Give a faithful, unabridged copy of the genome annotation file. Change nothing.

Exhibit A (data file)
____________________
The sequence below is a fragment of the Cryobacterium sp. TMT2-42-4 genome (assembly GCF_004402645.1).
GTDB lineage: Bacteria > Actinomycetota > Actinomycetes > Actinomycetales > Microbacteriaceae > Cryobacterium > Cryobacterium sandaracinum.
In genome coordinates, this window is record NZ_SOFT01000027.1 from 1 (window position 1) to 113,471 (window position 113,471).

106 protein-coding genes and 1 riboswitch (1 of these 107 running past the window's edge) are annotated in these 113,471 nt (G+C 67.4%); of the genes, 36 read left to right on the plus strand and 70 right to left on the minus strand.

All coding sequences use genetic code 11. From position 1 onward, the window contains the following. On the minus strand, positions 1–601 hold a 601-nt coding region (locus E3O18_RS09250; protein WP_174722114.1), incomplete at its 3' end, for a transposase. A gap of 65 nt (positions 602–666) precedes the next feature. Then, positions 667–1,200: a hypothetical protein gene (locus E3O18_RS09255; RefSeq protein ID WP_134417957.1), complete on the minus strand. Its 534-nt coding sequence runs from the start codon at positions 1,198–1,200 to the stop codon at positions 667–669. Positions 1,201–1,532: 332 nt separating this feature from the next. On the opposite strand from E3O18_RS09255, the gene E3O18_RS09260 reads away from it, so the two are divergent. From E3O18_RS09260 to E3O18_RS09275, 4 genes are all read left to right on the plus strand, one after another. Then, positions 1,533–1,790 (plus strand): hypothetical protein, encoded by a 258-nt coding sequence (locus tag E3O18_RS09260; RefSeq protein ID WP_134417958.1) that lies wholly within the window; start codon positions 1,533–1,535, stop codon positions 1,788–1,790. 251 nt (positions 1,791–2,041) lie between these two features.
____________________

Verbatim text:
The sequence below is a fragment of the Cryobacterium sp. TMT2-42-4 genome (assembly GCF_004402645.1).
GTDB lineage: Bacteria > Actinomycetota > Actinomycetes > Actinomycetales > Microbacteriaceae > Cryobacterium > Cryobacterium sandaracinum.
In genome coordinates, this window is record NZ_SOFT01000027.1 from 1 (window position 1) to 113,471 (window position 113,471).

106 protein-coding genes and 1 riboswitch (1 of these 107 running past the window's edge) are annotated in these 113,471 nt (G+C 67.4%); of the genes, 36 read left to right on the plus strand and 70 right to left on the minus strand.

All coding sequences use genetic code 11. From position 1 onward, the window contains the following. On the minus strand, positions 1–601 hold a 601-nt coding region (locus E3O18_RS09250; protein WP_174722114.1), incomplete at its 3' end, for a transposase. A gap of 65 nt (positions 602–666) precedes the next feature. Then, positions 667–1,200: a hypothetical protein gene (locus E3O18_RS09255; RefSeq protein ID WP_134417957.1), complete on the minus strand. Its 534-nt coding sequence runs from the start codon at positions 1,198–1,200 to the stop codon at positions 667–669. Positions 1,201–1,532: 332 nt separating this feature from the next. On the opposite strand from E3O18_RS09255, the gene E3O18_RS09260 reads away from it, so the two are divergent. From E3O18_RS09260 to E3O18_RS09275, 4 genes are all read left to right on the plus strand, one after another. Then, positions 1,533–1,790 (plus strand): hypothetical protein, encoded by a 258-nt coding sequence (locus tag E3O18_RS09260; RefSeq protein ID WP_134417958.1) that lies wholly within the window; start codon positions 1,533–1,535, stop codon positions 1,788–1,790. 251 nt (positions 1,791–2,041) lie between these two features.